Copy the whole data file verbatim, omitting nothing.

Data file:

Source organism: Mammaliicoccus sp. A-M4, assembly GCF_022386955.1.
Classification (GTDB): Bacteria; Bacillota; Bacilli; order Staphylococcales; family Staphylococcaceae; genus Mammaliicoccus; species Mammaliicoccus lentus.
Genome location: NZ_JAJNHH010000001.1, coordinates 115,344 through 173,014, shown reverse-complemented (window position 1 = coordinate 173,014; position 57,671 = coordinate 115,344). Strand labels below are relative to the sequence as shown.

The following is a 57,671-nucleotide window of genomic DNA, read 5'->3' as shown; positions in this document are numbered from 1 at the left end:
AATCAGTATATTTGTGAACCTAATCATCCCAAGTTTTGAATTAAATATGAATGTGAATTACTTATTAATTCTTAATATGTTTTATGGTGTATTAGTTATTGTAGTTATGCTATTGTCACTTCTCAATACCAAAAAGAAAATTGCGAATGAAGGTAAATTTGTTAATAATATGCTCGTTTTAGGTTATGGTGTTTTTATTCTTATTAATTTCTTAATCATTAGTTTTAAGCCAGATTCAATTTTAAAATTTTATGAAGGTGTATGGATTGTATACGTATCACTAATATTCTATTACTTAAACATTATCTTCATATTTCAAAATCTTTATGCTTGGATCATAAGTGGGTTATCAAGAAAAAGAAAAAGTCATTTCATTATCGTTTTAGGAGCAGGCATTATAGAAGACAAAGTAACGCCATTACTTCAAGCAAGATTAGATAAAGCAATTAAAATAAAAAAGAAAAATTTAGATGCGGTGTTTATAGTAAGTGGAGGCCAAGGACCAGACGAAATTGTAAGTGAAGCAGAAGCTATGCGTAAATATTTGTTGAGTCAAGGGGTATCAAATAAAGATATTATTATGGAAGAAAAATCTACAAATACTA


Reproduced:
Source organism: Mammaliicoccus sp. A-M4, assembly GCF_022386955.1.
Classification (GTDB): Bacteria; Bacillota; Bacilli; order Staphylococcales; family Staphylococcaceae; genus Mammaliicoccus; species Mammaliicoccus lentus.
Genome location: NZ_JAJNHH010000001.1, coordinates 115,344 through 173,014, shown reverse-complemented (window position 1 = coordinate 173,014; position 57,671 = coordinate 115,344). Strand labels below are relative to the sequence as shown.

The following is a 57,671-nucleotide window of genomic DNA, read 5'->3' as shown; positions in this document are numbered from 1 at the left end:
AATCAGTATATTTGTGAACCTAATCATCCCAAGTTTTGAATTAAATATGAATGTGAATTACTTATTAATTCTTAATATGTTTTATGGTGTATTAGTTATTGTAGTTATGCTATTGTCACTTCTCAATACCAAAAAGAAAATTGCGAATGAAGGTAAATTTGTTAATAATATGCTCGTTTTAGGTTATGGTGTTTTTATTCTTATTAATTTCTTAATCATTAGTTTTAAGCCAGATTCAATTTTAAAATTTTATGAAGGTGTATGGATTGTATACGTATCACTAATATTCTATTACTTAAACATTATCTTCATATTTCAAAATCTTTATGCTTGGATCATAAGTGGGTTATCAAGAAAAAGAAAAAGTCATTTCATTATCGTTTTAGGAGCAGGCATTATAGAAGACAAAGTAACGCCATTACTTCAAGCAAGATTAGATAAAGCAATTAAAATAAAAAAGAAAAATTTAGATGCGGTGTTTATAGTAAGTGGAGGCCAAGGACCAGACGAAATTGTAAGTGAAGCAGAAGCTATGCGTAAATATTTGTTGAGTCAAGGGGTATCAAATAAAGATATTATTATGGAAGAAAAATCTACAAATACTA